Exemplary Children of Divorce – Jack Parsons
May 29, 2016, 4:29 pm
Filed under: Exemplary Children of Divorce, Uncategorized

Jack Parsons is remembered as a Rocket Scientist who helped start the Jet Propulsion laboratory at the California Institute of Technology. He is also remembered for his wild personal life as he was a follower of the cult started by Aleister Crowly. He experimented with drugs and participated in sexual orgies and whatever else it says on his Wikipedia bio.

According to Wikipedia Parsons was born on October 2, 1914. His Mother threw his father out of the house for visiting prostitues about 5 or 6 months later in March, 1915. Shamed, his Father moved back to Massachusetts where his parents were originally from. Parsons’ rich grandparents moved to California and raised him and his mother in a very nice neighborhood. Parsons spent a solitary childhood and read a lot. He became interested in mythology and then Science Fiction and futurist thinking around the age of 10-12. Parsons did poorly in school because it’s thought that he was dyslexic. (That doesn’t explain all the time spent reading.) He was bullied in school because it is said that he was effeminate.

At some point Parsons developed an interest in building rockets which he made with gun powder. He also studied occultism and devil worship. The family’s ¬†financial situation worsened during the Depression and Parsons was unable to attend college. His career is really complicated. Because of his talent for building rockets he was hired To design them. Later on He worked at a lot of other jobs especially after he was blacklisted as being a spy for the Israelis and could no longer find employment for anything related to government. Children of Divorce do tend to get bullied a lot.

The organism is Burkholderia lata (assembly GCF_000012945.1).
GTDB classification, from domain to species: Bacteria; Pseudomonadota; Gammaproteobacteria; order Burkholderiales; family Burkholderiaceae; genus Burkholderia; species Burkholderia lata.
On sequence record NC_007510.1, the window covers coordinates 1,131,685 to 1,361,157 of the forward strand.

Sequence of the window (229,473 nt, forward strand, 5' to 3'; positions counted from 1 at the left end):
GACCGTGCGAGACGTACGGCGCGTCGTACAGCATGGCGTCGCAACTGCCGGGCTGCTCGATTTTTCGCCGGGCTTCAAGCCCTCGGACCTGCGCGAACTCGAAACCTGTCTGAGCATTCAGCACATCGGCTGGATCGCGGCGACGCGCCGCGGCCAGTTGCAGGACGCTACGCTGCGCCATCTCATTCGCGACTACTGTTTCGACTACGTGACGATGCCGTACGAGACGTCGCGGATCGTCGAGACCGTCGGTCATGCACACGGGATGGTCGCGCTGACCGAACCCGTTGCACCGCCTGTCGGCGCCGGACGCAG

Parsons’ relationships were pretty forward thinking and casual and strange. He lived for a while with his wife, her boyfriend and his girlfriend in a house. ¬†His girlfriend left him for science fiction writer L. Ron Hubbard.

Parsons died at age 37 on June 17, 1952 while building explosives for a movie set. His house blew up. The death was either an accident or suicide or murder. The police ruled that it was suicide. His mother committed suicide right after.